In Japan, as in the rest of the world, SFQ circuit technology is the leading candidate for HTS applications. This is a natural choice, given the superior speed and power characteristics of SFQ logic; it is also dictated by the availability of only nonhysteretic HTS Josephson junctions. It seems unlikely that HTS voltage state logic would be used, even if a suitable HTS tunnel junction were successfully fabricated.
Given the choice of SFQ logic, the projected operating temperature is dictated by the need to lower thermal noise to a level consistent with the required bit error rate. This constraint is fully appreciated in Japan, as it is elsewhere in the world. It is now generally agreed that the operating temperature is unlikely to exceed 50 K; hence, there is no driving force to use the highest Tc materials, and all digital HTS work in Japan is focused on YBCO (and to a lesser extent, BSCCO). On the other hand, there is no evidence that there has been in Japan (or elsewhere in the world) a thorough examination of the tradeoffs between bit error rate, operating temperature, superconducting material, and cryocooler technology.1
In keeping with the systematic, long-term point of view prevalent in Japan already noted several times in this report, the Japanese have not tried to select a favored HTS junction technology. All HTS junction approaches familiar in the United States are under study in Japan. There are in addition some approaches being investigated in Japan that are not currently being pursued in the United States. For example, at the International Superconductivity Technology Center (ISTEC) there is work on an in-plane "a/c/a"2 junction and on focused ion beam junctions.
In Japan there is also considerable emphasis on vertical, sandwich-type junctions, as opposed to the in- plane types most common in the United States. This emphasis is motivated by the feeling that in the long run such junctions will permit better interface control and hence better spreads.
For superconducting-normal-superconducting (SNS) junctions, PBCO is the favored barrier material by a wide margin, due to its favorable epitaxial relationship with YBCO. Unlike their U.S. counterparts, Japanese workers have not been discouraged by the disappointing device figures of merit (specifically, low IcRn products) exhibited by YBCO/PBCO/YBCO SNS junctions to date. At the same time, there has been some outstanding work on the physics of PBCO barriers at Toshiba under the FED program, which may eventually make it possible to assess whether or not the performance of current PBCO barriers is intrinsic.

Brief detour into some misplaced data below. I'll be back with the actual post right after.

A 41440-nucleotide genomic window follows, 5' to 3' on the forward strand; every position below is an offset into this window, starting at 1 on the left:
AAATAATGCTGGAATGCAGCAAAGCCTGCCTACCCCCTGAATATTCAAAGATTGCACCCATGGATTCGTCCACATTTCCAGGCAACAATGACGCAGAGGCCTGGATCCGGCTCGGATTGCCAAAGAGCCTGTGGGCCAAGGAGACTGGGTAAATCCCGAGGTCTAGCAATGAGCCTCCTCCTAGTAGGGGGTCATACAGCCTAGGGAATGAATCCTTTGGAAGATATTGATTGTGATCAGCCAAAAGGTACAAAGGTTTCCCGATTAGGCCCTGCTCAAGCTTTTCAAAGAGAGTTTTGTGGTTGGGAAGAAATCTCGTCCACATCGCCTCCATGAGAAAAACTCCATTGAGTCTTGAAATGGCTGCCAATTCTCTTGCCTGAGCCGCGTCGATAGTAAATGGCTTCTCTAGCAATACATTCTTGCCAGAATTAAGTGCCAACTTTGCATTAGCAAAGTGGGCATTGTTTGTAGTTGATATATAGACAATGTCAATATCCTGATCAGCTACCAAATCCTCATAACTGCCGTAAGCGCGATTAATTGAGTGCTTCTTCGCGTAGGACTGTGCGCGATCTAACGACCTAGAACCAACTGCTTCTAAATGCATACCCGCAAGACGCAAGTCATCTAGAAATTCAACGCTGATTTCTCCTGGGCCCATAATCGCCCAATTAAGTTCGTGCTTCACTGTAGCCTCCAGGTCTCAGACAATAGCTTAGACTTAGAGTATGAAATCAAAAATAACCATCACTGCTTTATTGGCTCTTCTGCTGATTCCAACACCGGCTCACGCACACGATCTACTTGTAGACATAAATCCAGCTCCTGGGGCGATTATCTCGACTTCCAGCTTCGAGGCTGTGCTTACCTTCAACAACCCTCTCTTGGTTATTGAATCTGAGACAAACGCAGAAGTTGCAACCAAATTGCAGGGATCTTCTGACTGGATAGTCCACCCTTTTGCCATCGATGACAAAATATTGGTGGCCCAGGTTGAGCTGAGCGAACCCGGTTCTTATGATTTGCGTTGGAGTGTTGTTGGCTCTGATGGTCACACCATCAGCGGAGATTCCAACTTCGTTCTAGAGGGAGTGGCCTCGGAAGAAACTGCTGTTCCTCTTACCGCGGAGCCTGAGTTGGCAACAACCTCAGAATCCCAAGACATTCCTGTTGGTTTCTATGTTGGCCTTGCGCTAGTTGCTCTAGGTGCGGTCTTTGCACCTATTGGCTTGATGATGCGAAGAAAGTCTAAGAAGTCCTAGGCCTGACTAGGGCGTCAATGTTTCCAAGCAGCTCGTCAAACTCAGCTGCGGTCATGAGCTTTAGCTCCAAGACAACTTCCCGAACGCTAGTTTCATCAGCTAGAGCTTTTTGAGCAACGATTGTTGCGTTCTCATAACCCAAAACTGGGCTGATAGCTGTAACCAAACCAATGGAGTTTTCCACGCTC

Unquestionably, the Japanese are presently driven by material growth considerations and not by maximizing device figures of merit; therefore, it is not surprising that they have not tried to systematically decrease spreads for specific junction approaches. Correspondingly, they are well behind the narrower spreads achieved by the so-called "Big Three" (TRW, Northrop Grumman, and Conductus) in the United States. Typical spreads (1 sigma) in Japan are 25%, as opposed to 10-12% and continuously decreasing in the United States. Figure 5.2 shows this progress in junction parameter spread and the implication for anticipated circuit size. On the other hand, looking ahead, ETL has a stated goal of an HTS digital integration level of 103 junctions (1 sigma of 8%), and ISTEC has recently announced a goal of 5%. Indeed, as reported by M. Toriihara at the Arlington, VA workshop for this WTEC study, ISTEC is greatly increasing its effort on superconducting electronic materials and devices and has also announced a goal of developing a 5-layer, 1,000-junction circuit technology in the next 5 years (Fig. 3.1, p. 16). These goals set by ETL and ISTEC are aggressive, and if achieved, would open up a much higher (and potentially useful) level of circuit complexity. The ingredients necessary for Japan to make marked progress in HTS digital applications are clearly in place. There may even be some healthy competition present.
Fig. 5.2. U.S. progress in decreasing junction parameter spreads enables digital circuits with increased complexity (courtesy Northrop Grumman).
To date only simple, single-layer HTS digital circuits have been successfully fabricated in Japan. The emphasis clearly has been on basic materials work and on exploration of various junction technologies. Thus, it is not surprising that the United States is further ahead in HTS circuit fabrication.
There also is no evidence of consideration of HTS superconducting transmission lines as on-chip interconnects or multichip modules for cooled semiconducting electronics. By contrast, there continues to be some low-level, long-term interest in this possibility in the United States.
2That is, an a-axis/c-axis/a-axis oriented YBCO.